Mark Carlson (ice hockey)

Mark Carlson (born February 5, 1969) is the Cedar Rapids RoughRiders President, Head Coach and General Manager. In 2016, he became the second United States Hockey League (USHL) coach to reach 1,000 games.

Mark Carlson
Born (1969-02-05) February 5, 1969 (age 51)
EducationUniversity of Massachusetts-Lowell (B.S.)
Northeastern University (MES)
Spouse(s)Tammy
Children2
Ice hockey career
Position Left wing
Shot Left
NHL Draft 215th overall, 1987
Pittsburgh Penguins
Playing career –1993

Early life and educationEdit

Carlso was born in the Lawrenceville section of Lawrence Township, Mercer County, New Jersey.[1]

Carlson attended the University of Massachusetts-Lowell from 1990 until 1993.[2] He played for the UMass Lowell River Hawks men's ice hockey. Carlson recorded his first collegiate goal on February 1, 1992, against the Chiefs.[3]

Coaching careerEdit

CollegeEdit

After graduating with a B.S. in Business Administration and Marketing, he assumed the role of assistant coach for the 1995-96 season.[2] After his first stint with the UMass River Hawks helped lead them to the 1996 NCAA tournament, Carlson became an assistant coach and recruiting coordinator at Northeastern University.[1] In 1999, Carlson was offered a job at Colorado College, but committed to continue working alongside Bruce Crowder at UMass-Lowell.[4]

USHLEdit

On July 7, 1999, Carlson was named the head coach of the Cedar Rapids RoughRiders of the United States Hockey League (USHL).[5] During the team's inaugural season in Cedar Rapids, they had no home arena and practiced at Coral Ridge Mall.[6] The team played their first game on September 24, 1999.[7] He signed a three year extension at the end of the season.[6]

In his second season as head coach, the RoughRiders qualified for the USHL playoffs and won the first series.[6] Carlson led the RoughRiders to their first Clark Cup during the 2004–05 USHL season. He led them to a 42-13-5 record during the regular season and a 9-2 record during the playoffs.[8] As a result, he was the recipient of the 2005 USHL Coach of the Year.[9]

In 2009, Carlson was re-signed to a 10 year contract courtesy of Newco Riders, LLC., which also included ownership of the team.[10] He was also selected to coach the 2009 U.S. Junior Select Team at the World Junior A Challenge.[2] The following season, Carlson led the RoughRiders to the Anderson Cup and was named USHL Coach of the Year. The season set a new record for the league's best regular season record of 42-12-6. As well, the RoughRiders had the best home record in the League and set a new team high for longest home winning streak.[11] Carlson achieved a personal milestone as well by becoming the sixth coach in USHL history to reach 400 wins.[12] After that season, Carlson was offered a coaching position at the University of Massachusetts, which he declined.[13]

During the 2015–16 season, Carlson became the second USHL coach to reach 1,000 games.[14] After the RoughRiders clinched the Anderson Cup, he was named USHL Coach of the Year.[15] Carlson continued his success with the RoughRiders and eventually became the first coach in the USHL to record 600 career wins with one team.[16]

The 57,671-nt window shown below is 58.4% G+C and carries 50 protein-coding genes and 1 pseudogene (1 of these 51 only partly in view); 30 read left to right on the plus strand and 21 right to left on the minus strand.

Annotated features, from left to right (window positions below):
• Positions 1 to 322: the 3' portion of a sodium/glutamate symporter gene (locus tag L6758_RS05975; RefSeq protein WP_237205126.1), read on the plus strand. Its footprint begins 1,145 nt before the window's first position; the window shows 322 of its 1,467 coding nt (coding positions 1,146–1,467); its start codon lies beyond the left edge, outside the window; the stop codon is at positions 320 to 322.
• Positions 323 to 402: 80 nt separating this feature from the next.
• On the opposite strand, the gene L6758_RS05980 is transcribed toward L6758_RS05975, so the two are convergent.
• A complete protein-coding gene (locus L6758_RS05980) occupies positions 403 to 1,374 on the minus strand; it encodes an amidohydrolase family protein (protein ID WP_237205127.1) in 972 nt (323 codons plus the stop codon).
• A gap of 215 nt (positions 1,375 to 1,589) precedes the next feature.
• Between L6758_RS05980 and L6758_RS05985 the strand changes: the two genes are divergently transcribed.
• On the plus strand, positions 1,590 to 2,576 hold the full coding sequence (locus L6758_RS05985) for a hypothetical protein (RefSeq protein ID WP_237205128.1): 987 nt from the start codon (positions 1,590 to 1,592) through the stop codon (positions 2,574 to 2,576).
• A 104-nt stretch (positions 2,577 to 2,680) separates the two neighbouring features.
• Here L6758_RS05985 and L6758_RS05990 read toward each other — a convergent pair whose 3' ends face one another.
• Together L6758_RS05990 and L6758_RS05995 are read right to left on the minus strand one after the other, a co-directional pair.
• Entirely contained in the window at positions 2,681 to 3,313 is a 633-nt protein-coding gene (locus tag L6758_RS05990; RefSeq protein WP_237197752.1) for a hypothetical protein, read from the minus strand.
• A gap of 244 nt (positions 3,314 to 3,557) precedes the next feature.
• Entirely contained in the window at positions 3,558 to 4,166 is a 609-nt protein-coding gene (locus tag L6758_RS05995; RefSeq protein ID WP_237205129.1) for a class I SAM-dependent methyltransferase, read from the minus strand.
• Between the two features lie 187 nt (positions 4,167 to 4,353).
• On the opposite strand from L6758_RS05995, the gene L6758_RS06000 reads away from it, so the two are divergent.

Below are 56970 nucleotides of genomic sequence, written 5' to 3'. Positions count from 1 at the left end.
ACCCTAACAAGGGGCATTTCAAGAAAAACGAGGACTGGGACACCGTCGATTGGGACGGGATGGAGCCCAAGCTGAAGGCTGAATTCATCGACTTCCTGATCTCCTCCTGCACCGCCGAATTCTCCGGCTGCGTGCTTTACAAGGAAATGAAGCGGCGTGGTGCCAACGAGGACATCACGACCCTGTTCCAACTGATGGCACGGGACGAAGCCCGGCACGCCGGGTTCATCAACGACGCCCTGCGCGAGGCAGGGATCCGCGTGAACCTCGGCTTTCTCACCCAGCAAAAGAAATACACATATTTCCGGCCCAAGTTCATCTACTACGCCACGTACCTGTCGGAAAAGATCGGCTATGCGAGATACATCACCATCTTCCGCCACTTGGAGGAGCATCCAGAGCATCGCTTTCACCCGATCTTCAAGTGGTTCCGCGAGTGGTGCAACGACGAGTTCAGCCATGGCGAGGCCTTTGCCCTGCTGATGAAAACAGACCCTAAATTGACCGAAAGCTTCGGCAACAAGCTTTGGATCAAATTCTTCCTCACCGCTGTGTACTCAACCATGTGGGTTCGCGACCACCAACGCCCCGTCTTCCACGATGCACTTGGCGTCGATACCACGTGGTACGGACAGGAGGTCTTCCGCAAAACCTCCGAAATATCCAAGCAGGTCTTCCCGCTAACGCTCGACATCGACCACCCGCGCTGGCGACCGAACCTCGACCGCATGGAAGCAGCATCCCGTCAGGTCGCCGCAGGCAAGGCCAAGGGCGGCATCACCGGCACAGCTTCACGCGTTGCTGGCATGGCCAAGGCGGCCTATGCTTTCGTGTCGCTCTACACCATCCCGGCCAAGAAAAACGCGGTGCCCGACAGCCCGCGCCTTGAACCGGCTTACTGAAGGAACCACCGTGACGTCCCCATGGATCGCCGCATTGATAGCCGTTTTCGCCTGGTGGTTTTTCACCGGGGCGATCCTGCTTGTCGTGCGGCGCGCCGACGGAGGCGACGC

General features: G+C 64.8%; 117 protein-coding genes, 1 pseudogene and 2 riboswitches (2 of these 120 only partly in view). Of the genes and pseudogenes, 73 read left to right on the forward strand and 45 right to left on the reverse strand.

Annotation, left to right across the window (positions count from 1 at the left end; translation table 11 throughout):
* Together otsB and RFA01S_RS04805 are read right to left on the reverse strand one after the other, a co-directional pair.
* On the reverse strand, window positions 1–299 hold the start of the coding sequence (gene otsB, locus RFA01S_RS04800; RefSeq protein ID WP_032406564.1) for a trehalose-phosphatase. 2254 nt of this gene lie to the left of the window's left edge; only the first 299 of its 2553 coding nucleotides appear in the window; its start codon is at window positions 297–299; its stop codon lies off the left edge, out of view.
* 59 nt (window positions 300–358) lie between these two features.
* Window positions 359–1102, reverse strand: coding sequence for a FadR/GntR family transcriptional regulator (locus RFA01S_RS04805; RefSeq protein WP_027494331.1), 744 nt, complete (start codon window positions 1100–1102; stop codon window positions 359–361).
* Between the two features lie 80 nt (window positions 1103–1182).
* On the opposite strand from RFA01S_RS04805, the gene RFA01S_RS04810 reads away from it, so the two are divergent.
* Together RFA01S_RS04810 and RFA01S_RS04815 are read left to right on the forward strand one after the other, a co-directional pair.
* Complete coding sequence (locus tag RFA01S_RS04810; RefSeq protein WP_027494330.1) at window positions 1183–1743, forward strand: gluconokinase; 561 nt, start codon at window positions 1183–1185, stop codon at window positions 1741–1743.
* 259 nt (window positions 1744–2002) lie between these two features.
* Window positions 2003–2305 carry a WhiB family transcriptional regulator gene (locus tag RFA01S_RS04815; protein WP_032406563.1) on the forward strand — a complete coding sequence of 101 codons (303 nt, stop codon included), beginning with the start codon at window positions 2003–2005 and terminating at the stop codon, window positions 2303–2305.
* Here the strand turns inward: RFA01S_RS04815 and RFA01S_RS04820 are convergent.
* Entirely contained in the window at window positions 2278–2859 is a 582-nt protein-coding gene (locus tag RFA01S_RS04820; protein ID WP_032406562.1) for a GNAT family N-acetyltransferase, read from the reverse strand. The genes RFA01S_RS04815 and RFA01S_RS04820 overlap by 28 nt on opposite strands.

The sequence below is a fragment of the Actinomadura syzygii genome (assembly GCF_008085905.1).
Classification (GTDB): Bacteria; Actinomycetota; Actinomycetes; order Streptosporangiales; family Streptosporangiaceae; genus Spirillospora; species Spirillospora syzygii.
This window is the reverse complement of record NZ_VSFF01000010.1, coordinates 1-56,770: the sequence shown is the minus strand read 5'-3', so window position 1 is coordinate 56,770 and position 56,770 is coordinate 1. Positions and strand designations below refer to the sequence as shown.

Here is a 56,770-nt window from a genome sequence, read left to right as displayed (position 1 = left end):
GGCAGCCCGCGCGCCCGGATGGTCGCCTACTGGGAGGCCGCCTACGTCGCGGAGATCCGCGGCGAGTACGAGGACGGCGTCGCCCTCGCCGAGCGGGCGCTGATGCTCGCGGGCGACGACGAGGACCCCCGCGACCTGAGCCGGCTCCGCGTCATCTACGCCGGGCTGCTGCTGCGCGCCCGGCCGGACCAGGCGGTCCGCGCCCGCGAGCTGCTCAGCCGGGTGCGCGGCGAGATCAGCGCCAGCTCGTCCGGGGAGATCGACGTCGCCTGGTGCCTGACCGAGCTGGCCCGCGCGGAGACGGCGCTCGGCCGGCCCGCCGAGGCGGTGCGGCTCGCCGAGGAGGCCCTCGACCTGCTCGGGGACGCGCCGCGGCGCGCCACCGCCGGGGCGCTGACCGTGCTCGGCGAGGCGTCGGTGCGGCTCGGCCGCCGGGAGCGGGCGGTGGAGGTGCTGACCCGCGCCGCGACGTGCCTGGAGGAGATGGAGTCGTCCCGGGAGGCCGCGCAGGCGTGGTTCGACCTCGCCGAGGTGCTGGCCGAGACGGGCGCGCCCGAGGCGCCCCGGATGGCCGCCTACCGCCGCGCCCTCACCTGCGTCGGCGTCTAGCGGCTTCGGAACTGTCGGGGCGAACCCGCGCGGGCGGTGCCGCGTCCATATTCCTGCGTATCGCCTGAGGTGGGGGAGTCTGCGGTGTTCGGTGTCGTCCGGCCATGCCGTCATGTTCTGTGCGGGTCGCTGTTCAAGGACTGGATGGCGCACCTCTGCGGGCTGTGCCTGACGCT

Awards and recognitionsEdit

In January 2019, Carlson was nominated for the inaugural Darcy Haugan Memorial Award, named after Humboldt Broncos coach.[17]

Personal lifeEdit

Carlson is married to Tammy and they have two sons together.[18]

ReferencesEdit

  1. ^ a b "USHL CEDAR RAPIDS ROUGHRIDERS COACHING STAFF". roughridershockey.com. Retrieved October 22, 2019.
  2. ^ a b c "CARLSON TO COACH THE 2009 U.S. JUNIOR SELECT TEAM". goriverhawks.com. October 15, 2009. Retrieved October 22, 2019.
  3. ^ "Chiefs settle for tie with Wildcats". Lowell Sun. February 1, 1992. p. 17. 
  4. ^ "Staying Put". ushr.com. June 29, 1999. Retrieved October 22, 2019.
  5. ^ "Carlson Replaces Nelson". Cedar Rapids Gazette. Iowa. July 7, 1999. p. 25. 
  6. ^ a b c "Carlson Makes Cedar Rapids a top-notch franchise". Cedar Rapids Gazette. Iowa. January 22, 2007. p. 66. 
  7. ^ Morehouse, Marc (September 24, 1999). "1st puck drop tonight". Cedar Rapids Gazette. Iowa. 
  8. ^ "RoughRiders Clark Cup Celebration Tomorrow at Noon in Greene Square Park". oursportscentral.com. May 10, 2005. Retrieved October 22, 2019.
  9. ^ "Riders' Carlson named USHL Coach of the Year". Cedar Rapids Gazette. Iowa. April 14, 2005. p. 21. 
  10. ^ "USHL Approves Sale of Cedar Rapids RoughRiders". oursportscentral.com. May 28, 2009. Retrieved October 22, 2019.
  11. ^ "MARK CARLSON NAMED USHL COACH OF THE YEAR Junior Hockey News". juniorhockey.com. May 11, 2011. Retrieved October 22, 2019.
  12. ^ "CARLSON ('93) EARNS 400TH USHL COACHING WIN". goriverhawks.com. March 23, 2011. Retrieved October 23, 2019.
  13. ^ Johnson, Jeff (July 13, 2012). "Carlson will stay with RoughRiders". The Gazette. Retrieved October 22, 2019.
  14. ^ "Mark Carlson set to coach 1,000th USHL game". ushl.com. February 10, 2016. Retrieved October 22, 2019.
  15. ^ Johnson, Jeff (May 12, 2016). "Mark Carlson of Cedar Rapids RoughRiders named USHL Coach of the Year". Retrieved October 22, 2019.
  16. ^ Robinson, Tom (February 22, 2018). "Junior Notebook: RoughRiders Earn Milestone 600th Win for Coach Mark Carlson". usahockey.com. Retrieved October 22, 2019.
  17. ^ Johnson, Jeff (January 16, 2019). "Cedar Rapids RoughRiders' Mark Carlson nominated for prestigious coaching award". The Gazette. Retrieved October 22, 2019.
  18. ^ Johnson, Jeff (June 18, 2011). "They can always turn to "Coach"". The Gazette. Retrieved October 22, 2019.

External linksEdit